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Expert Advice

Jun. 29, 2017

New Rules for Medi-Cal and Special Needs Trusts

A new law benefits injured plaintiffs by removing hurdles.

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Two recent enactments offer new opportunities to personal injury attorneys and estate planning attorneys.


The first of them changes the rules for injured plaintiffs who seek to protect their Medi-Cal benefits by creating a Self-Settled Special Needs Trust. A new federal statute amends the rules that allow mentally competent individuals to establish their own “payback” special needs trusts with their own assets. For the uninititated: when injured plaintiffs need to preserve eligibility for Medi-Cal and Supplemental Security Income, often the solution is the creation and funding of a Special Needs Trust.

Until 2017, that type of trust had to be established by a parent, grandparent, court or guardian or under a Pooled Trust. The plaintiff could not establish his or her own Trust. That requirement caused delays and expense, and it was a burden to get court jurisdiction if the plaintiff was not incompetent or a minor.

Now, under legislation known as the SNT Fairness Act, a physically disabled, but mentally competent adult plaintiff under age 65 can establish and fund the trust with the required payback provision. Most important, this can now be done without involving a court or the injured person’s family. The governing statute is 42 U.S.C. § 1396p (d)(4)(A). The word “individual” has been added to the list of persons who can establish a Special Needs Trust. Now this can be done directly by the injured party.


California’s Medi-Cal estate recovery law has also changed. The amendment relates to section 14009.5 of the state’s Welfare and Institution Code. Estate planners thus have a new use for an old tool in that, with respect to persons dying after January 1, 2017, all assets held in a standard vanilla Revocable Living Trust cannot be claimed by the State.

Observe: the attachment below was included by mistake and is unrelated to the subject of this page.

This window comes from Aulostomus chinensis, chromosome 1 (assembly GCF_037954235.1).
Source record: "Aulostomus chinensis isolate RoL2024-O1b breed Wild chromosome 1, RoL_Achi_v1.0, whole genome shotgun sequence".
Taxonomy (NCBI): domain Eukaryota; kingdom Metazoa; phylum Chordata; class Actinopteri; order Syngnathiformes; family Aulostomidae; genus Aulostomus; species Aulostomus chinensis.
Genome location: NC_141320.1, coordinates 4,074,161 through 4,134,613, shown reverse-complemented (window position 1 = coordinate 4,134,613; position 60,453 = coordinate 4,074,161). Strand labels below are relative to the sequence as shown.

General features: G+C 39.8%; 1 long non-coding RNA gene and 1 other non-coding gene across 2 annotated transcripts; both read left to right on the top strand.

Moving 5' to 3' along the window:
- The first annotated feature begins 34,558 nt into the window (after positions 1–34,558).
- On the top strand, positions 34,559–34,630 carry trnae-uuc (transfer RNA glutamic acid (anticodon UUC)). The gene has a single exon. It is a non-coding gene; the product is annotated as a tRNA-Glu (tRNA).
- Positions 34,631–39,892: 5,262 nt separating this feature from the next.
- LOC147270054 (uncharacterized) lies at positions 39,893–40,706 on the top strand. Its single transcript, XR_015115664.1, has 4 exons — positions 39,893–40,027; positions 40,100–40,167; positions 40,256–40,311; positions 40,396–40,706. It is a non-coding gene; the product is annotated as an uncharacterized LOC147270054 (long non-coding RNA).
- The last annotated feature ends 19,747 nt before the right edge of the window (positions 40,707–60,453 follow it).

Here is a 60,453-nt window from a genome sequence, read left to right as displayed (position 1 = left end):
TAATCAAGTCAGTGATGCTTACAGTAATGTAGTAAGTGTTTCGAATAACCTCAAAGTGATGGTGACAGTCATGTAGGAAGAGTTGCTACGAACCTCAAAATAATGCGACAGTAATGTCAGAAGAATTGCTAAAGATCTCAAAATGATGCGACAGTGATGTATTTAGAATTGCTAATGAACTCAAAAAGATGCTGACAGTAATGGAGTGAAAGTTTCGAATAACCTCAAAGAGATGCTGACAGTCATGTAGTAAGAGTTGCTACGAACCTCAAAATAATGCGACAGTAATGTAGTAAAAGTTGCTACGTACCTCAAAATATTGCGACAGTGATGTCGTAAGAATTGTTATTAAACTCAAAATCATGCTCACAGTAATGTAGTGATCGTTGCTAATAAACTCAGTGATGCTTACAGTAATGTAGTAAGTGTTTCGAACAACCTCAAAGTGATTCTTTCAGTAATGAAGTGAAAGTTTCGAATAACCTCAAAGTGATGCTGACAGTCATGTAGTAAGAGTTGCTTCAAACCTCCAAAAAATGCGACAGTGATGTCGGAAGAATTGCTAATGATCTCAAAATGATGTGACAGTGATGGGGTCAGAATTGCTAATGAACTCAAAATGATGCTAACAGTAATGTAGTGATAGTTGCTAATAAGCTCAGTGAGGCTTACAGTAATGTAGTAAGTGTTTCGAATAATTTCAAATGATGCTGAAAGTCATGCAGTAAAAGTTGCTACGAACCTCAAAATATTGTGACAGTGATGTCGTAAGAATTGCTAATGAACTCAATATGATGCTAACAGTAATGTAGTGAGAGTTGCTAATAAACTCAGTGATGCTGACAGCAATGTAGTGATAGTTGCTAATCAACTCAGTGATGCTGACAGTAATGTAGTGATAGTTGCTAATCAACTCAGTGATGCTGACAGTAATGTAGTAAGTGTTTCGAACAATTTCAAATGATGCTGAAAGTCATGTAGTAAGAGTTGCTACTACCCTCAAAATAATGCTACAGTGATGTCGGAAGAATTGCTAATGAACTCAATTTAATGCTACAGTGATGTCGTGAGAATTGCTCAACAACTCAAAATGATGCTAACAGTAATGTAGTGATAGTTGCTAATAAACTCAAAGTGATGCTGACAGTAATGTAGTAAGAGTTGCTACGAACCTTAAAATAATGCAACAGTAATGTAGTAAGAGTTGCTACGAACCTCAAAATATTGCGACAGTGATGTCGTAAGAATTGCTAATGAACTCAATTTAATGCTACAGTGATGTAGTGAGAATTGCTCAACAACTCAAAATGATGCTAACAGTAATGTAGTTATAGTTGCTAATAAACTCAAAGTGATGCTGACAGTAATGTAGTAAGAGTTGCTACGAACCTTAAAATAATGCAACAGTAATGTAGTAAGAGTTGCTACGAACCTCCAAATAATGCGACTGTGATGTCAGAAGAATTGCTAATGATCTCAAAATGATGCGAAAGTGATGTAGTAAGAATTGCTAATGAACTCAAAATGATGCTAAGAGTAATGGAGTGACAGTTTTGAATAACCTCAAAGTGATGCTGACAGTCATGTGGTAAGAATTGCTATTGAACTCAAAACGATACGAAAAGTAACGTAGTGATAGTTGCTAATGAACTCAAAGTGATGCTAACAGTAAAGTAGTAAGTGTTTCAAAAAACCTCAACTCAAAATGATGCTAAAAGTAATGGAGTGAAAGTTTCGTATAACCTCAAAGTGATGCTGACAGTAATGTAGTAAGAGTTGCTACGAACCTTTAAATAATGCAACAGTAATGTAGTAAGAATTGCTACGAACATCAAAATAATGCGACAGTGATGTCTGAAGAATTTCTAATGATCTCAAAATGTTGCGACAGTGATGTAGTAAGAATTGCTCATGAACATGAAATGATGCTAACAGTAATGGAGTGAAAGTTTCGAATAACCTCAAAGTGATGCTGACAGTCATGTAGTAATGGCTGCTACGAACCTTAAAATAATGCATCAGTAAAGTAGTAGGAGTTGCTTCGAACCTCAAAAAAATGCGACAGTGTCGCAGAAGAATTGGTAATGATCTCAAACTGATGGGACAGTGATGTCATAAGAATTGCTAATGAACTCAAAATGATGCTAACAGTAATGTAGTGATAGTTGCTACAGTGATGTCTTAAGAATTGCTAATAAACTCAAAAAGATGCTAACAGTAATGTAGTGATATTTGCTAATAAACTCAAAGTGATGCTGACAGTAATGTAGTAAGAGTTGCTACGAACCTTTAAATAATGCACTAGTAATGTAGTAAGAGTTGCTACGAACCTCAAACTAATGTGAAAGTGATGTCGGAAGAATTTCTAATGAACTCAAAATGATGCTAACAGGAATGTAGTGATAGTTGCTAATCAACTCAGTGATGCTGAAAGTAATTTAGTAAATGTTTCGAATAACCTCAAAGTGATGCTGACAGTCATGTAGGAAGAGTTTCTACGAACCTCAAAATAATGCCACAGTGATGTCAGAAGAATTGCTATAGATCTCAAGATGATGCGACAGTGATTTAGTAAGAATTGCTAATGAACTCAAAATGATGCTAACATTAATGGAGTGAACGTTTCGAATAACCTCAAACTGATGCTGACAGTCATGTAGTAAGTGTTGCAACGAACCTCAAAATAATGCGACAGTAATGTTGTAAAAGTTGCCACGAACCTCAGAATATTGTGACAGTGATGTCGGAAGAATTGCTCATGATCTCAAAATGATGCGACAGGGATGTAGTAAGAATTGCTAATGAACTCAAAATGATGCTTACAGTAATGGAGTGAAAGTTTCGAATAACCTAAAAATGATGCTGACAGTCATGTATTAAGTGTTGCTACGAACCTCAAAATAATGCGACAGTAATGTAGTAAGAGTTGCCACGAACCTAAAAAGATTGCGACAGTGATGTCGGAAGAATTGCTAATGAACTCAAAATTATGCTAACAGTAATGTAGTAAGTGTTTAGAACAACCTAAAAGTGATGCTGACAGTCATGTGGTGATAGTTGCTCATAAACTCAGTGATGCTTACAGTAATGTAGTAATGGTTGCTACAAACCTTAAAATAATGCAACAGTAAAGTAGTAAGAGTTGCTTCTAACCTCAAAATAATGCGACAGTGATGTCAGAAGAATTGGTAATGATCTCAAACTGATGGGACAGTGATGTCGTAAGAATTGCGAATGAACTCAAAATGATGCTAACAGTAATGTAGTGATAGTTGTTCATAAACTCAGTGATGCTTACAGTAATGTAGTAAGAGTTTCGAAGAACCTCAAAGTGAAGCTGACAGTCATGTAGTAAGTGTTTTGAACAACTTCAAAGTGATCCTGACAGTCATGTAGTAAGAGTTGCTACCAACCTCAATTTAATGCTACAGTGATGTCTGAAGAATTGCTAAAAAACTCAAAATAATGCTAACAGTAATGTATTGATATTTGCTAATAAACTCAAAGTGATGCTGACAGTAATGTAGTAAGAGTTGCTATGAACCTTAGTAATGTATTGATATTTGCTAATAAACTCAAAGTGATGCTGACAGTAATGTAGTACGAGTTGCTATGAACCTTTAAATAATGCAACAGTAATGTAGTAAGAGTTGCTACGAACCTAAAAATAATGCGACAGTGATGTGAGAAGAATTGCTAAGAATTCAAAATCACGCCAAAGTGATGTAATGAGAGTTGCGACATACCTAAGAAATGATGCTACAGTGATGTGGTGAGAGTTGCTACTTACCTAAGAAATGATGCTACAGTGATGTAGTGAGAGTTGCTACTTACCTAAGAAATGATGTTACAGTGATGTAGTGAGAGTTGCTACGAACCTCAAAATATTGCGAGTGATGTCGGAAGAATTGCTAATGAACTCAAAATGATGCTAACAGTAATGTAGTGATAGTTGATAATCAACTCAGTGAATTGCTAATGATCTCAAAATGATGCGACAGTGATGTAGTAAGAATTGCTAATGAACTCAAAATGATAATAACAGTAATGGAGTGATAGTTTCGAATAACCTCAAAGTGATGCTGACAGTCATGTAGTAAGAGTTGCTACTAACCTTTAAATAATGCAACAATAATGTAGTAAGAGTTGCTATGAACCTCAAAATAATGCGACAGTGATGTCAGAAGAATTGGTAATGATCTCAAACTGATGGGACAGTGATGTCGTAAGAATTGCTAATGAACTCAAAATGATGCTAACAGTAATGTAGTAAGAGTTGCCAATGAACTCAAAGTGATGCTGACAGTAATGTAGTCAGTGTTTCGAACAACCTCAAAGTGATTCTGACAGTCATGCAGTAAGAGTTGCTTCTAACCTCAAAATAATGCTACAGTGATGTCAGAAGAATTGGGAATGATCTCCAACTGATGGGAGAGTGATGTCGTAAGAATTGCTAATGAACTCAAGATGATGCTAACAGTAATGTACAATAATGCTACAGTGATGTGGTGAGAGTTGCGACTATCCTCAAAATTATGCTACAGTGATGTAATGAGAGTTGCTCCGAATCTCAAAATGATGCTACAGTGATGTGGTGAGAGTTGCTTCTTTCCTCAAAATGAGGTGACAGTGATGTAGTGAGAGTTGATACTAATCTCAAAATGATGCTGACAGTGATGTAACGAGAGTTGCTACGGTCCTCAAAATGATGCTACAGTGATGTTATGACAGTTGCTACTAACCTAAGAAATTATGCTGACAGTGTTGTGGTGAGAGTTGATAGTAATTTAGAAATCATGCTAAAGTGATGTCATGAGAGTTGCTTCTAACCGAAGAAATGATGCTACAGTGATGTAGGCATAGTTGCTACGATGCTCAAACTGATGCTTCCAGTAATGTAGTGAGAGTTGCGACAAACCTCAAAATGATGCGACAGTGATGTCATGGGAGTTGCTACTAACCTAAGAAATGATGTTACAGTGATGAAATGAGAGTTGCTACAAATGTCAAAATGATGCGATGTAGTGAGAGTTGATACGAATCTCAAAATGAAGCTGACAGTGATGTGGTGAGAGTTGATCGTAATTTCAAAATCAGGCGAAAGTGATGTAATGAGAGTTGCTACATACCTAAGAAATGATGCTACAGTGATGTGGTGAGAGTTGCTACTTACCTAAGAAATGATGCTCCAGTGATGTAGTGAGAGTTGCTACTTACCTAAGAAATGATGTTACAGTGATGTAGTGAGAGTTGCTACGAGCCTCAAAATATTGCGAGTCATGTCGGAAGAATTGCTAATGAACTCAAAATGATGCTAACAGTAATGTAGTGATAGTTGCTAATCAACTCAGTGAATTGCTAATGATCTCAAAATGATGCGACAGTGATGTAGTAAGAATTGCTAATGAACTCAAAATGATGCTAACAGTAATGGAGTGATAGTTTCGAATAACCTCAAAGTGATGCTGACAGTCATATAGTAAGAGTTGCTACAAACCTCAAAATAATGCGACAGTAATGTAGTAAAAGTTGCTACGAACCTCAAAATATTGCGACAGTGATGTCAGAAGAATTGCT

Assets held in joint tenancy, or in accounts which are distributed upon death by survivorship or by beneficiary designation are similarly protected. The only assets that are subject to recovery are those assets in the person’s “probate estate.” In practical terms, this means that if assets are correctly funded into a revocable trust, they are not at risk for an estate claim.

In addition, recovery by the state is completely prohibited from the estate of a deceased Medi-Cal patient who is survived by a spouse, registered domestic partner, a minor child or a disabled child. Previously, there was estate recovery on assets that the widow(er) inherited, or limits on the protections for disabled or minor children.

With respect to a potentially rare situation where the heirs are subject to a lien on their inheritance, the interest rate on the lien has been clarified, and the rate cannot exceed simple interest at 7 percent per year. See Cal. Welf, & Inst. Code § 14009.5(d).

A claim against a home of modest value shall be waived based on a hardship application and exemption. Modest value means a home whose fair market value is 50 percent or less of the average price of homes in the county where the homestead is located, as of date of the decedent’s death. See Cal. Welf. & Inst. Code § 14009.5(f)(5).

Not all Medi-Cal covered services are have to be repaid. But note: primarily home and facility long term care services are reimbursable to the California Department of Health Care Services.

The new law requires the state to provide a current or former beneficiary or their authorized representative a copy of the amount of Medi-Cal expenses that may be recoverable. There is a $5.00 fee for this, and information how to request this is found at:


Counsel must understand that these recent changes don’t resolve every issue, nor do they eliminate all recovery liability. There are still Medi-Cal estate recovery and eligibility issues to consider:

  • Estate recovery only arises when someone has QUALIFIED for Medi-Cal. Eligibility rules still apply.
  • The state may still have a right to be repaid for Medi-Cal covered services in three cases:
  1. when the patient used Medi-Cal and then received personal injury proceeds, if there is a self – settled Special Needs Trust created under federal law or under Probate Code 3600;

  2. for services for certain permanently institutionalized patients; or

  3. if Medi-Cal benefits were incorrectly (generally fraudulently) paid.

Even so, personal injury attorneys and their clients now have new solutions to offer to their clients when dealing with Medi-Cal and Medicaid issues.

Patricia Tobin specializes in Elder Law, Medi-Cal, and legal planning for families. She is a Certified Specialist in Estate Planning, Probate and Trust, a Certified Elder Law Attorney, and a Fellow of the National Academy of Elder Law Attorneys.


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